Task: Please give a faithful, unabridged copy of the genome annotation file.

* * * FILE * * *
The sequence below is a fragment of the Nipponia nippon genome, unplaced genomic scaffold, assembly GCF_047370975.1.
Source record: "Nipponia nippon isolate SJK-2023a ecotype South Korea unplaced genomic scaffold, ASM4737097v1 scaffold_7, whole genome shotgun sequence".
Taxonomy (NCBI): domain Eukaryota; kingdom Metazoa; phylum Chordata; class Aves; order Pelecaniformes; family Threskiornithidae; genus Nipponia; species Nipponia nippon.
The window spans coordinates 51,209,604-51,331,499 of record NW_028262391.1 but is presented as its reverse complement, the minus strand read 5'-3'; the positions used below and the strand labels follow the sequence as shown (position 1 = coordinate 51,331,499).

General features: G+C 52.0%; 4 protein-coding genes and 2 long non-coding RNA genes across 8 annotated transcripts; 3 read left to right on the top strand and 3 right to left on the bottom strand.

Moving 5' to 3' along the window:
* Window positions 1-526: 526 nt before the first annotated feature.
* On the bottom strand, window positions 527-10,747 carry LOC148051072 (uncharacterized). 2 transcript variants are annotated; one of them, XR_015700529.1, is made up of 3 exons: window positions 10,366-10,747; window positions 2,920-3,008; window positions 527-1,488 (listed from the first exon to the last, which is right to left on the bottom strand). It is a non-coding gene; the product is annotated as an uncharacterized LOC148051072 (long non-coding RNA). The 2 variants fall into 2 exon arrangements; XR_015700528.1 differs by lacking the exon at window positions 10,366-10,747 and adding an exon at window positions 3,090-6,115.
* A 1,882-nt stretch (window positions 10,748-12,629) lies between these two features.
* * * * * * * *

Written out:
The sequence below is a fragment of the Nipponia nippon genome, unplaced genomic scaffold, assembly GCF_047370975.1.
Source record: "Nipponia nippon isolate SJK-2023a ecotype South Korea unplaced genomic scaffold, ASM4737097v1 scaffold_7, whole genome shotgun sequence".
Taxonomy (NCBI): domain Eukaryota; kingdom Metazoa; phylum Chordata; class Aves; order Pelecaniformes; family Threskiornithidae; genus Nipponia; species Nipponia nippon.
The window spans coordinates 51,209,604-51,331,499 of record NW_028262391.1 but is presented as its reverse complement, the minus strand read 5'-3'; the positions used below and the strand labels follow the sequence as shown (position 1 = coordinate 51,331,499).

General features: G+C 52.0%; 4 protein-coding genes and 2 long non-coding RNA genes across 8 annotated transcripts; 3 read left to right on the top strand and 3 right to left on the bottom strand.

Moving 5' to 3' along the window:
* Window positions 1-526: 526 nt before the first annotated feature.
* On the bottom strand, window positions 527-10,747 carry LOC148051072 (uncharacterized). 2 transcript variants are annotated; one of them, XR_015700529.1, is made up of 3 exons: window positions 10,366-10,747; window positions 2,920-3,008; window positions 527-1,488 (listed from the first exon to the last, which is right to left on the bottom strand). It is a non-coding gene; the product is annotated as an uncharacterized LOC148051072 (long non-coding RNA). The 2 variants fall into 2 exon arrangements; XR_015700528.1 differs by lacking the exon at window positions 10,366-10,747 and adding an exon at window positions 3,090-6,115.
* A 1,882-nt stretch (window positions 10,748-12,629) lies between these two features.